-Primrose: It should not be used in children under 18 years of age, pregnant or lactating mothers, as there is insufficient data on safety. Caution should be exercised when used by people with gastritis or stomach ulcers. If breathing difficulties, fever and inflammatory sputum occur during use, a doctor should be contacted immediately. Overdose may cause stomach upset, vomiting or diarrhea. May cause allergic reactions.
-Bitter Almond: The seeds are not considered safe in any form, as they can have a potential cyanide effect due to the amygdalin it contains. The effect that will occur when taken orally is more severe than the effect that will occur through the muscle or the vein. Pupil dilation, dizziness, closure of the eyelids, drowsiness, headache, acceleration in breathing, muscle weakness, pain in the stomach, nausea and vomiting occur. When used in high doses, slowing of brain functions and breathing are seen. There are cases that resulted in death.
-Pomegranate: When the alkaloid content is taken over 80 grams from the stem bark and roots, vomiting, dizziness, visual impairment and breathing problems occur. There is no problem for health in the preparations prepared from fruit juice, fruit peel extract and seed oil at recommended doses. However, due to the grain content, pain may occur in sensitive stomachs in fruit juice and fruit peel extracts.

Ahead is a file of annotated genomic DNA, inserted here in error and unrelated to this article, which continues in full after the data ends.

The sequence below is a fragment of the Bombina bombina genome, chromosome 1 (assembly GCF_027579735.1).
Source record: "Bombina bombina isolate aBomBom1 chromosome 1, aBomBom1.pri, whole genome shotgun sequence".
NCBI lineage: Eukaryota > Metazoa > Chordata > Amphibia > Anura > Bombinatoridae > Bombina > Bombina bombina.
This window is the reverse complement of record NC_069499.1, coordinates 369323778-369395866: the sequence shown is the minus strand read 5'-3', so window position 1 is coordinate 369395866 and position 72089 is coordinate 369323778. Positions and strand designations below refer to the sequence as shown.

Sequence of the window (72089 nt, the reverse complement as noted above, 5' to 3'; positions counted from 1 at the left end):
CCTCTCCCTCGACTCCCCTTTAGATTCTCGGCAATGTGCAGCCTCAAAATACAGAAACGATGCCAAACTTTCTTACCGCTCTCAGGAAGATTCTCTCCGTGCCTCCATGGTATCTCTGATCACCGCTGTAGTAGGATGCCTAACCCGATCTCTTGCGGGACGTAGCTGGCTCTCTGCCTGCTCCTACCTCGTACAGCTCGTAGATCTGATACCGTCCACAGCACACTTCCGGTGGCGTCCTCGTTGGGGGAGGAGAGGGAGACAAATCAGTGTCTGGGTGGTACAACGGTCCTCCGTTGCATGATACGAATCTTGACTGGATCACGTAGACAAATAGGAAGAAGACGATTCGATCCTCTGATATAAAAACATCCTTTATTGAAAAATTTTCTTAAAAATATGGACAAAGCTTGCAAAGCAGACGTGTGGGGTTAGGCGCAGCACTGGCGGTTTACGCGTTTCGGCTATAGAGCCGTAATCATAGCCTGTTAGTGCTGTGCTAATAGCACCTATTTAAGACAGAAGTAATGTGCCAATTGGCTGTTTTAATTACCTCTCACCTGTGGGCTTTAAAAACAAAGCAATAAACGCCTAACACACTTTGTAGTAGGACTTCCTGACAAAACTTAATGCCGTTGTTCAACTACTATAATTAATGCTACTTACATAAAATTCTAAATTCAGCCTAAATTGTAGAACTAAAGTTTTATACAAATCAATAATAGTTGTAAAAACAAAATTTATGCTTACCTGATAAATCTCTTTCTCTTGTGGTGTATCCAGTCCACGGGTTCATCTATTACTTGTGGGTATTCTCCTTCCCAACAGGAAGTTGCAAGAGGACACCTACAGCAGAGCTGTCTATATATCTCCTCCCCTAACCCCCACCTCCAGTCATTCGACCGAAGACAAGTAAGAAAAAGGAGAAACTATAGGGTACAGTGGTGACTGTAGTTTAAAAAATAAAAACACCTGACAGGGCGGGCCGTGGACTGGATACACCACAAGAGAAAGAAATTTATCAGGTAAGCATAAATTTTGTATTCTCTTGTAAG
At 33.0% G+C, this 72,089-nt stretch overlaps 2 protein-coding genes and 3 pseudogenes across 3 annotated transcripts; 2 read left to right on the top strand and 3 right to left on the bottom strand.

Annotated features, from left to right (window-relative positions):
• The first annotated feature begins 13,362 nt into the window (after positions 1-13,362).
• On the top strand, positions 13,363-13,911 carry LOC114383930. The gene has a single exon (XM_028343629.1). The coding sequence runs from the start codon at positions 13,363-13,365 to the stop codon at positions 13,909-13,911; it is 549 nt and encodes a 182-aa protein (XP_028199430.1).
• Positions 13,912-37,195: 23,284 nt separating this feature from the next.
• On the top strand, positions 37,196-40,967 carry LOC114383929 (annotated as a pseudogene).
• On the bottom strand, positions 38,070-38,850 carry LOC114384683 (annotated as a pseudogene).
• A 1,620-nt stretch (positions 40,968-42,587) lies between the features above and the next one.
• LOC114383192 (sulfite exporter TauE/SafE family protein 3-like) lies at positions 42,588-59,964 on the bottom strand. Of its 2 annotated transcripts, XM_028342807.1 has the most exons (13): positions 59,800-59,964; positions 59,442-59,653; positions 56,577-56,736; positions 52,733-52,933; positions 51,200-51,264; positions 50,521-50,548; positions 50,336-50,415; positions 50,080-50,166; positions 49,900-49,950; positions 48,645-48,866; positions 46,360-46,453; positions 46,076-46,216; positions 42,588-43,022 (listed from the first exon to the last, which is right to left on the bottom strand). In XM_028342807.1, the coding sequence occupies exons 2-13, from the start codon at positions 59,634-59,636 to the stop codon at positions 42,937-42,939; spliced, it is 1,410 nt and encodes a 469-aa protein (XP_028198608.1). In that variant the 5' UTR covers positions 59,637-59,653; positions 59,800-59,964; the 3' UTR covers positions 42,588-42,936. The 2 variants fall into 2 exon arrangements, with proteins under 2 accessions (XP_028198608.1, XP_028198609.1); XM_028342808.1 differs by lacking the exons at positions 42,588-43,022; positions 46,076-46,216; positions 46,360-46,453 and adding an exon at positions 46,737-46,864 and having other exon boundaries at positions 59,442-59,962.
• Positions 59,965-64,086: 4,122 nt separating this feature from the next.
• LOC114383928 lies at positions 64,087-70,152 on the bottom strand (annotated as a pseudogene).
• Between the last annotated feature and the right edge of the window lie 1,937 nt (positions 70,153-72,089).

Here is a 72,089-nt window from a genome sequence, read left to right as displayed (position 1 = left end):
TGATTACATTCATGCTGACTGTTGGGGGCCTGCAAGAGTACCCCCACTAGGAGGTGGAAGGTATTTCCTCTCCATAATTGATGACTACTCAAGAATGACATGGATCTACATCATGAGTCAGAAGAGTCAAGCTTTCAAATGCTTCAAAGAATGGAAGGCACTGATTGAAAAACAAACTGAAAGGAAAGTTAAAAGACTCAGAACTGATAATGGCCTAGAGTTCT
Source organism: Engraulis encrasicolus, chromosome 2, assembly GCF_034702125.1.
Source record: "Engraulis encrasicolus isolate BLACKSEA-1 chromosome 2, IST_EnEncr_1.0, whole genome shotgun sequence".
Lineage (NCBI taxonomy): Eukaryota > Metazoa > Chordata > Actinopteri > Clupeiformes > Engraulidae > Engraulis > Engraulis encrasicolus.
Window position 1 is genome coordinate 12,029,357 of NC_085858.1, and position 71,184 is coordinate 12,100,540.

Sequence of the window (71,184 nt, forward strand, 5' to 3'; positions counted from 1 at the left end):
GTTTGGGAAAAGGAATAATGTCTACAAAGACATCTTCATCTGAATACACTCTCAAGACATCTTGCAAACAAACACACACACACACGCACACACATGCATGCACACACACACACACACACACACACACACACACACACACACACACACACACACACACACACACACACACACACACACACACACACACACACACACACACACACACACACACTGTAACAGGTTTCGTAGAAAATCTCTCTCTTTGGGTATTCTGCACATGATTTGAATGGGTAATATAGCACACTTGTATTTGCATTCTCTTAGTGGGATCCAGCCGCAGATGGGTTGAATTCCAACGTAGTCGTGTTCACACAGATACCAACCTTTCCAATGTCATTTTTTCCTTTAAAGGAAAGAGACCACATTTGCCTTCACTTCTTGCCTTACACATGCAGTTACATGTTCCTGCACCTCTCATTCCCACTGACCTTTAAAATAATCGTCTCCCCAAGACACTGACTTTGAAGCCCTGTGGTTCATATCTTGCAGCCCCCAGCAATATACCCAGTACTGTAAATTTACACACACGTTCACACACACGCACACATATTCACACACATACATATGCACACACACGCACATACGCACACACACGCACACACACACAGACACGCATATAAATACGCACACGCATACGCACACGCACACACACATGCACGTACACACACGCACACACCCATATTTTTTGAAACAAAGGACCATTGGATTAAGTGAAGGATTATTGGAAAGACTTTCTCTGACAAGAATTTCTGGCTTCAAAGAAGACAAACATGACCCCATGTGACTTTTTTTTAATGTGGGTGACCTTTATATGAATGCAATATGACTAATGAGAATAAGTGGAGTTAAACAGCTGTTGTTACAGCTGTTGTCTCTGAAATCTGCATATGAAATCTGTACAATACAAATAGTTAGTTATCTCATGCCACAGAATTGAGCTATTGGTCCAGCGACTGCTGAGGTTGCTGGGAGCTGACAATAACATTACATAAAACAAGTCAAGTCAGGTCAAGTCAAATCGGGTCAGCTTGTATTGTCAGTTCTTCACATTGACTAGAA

-Horoscope (Mistletooth): May cause headache, orthostatic hypotension, high fever, chest pain, allergic reactions and chills. After treatment with mistletoe, bradycardia, cardiac arrest, coma, hallucinations, gastroenteritis, hypotension, and pancreatic hemorrhages may occur. It should not be used in chronic and progressive infections (tuberculosis), hyperthyroidism, inflammatory diseases where the body temperature exceeds 38 degrees, nervous system tumors, spinal cord tumors. Treatment should be discontinued when the patient has a high fever. Above the therapeutic dose, it can cause death in children due to the emetic effect of the fruits. It should not be used together with antipyretic drugs. It is not recommended to be used with antihypertensives, heart medications, drugs that suppress the immune system, and nervous system depressants.
Source : your messenger
📩 18/12/2013 23:39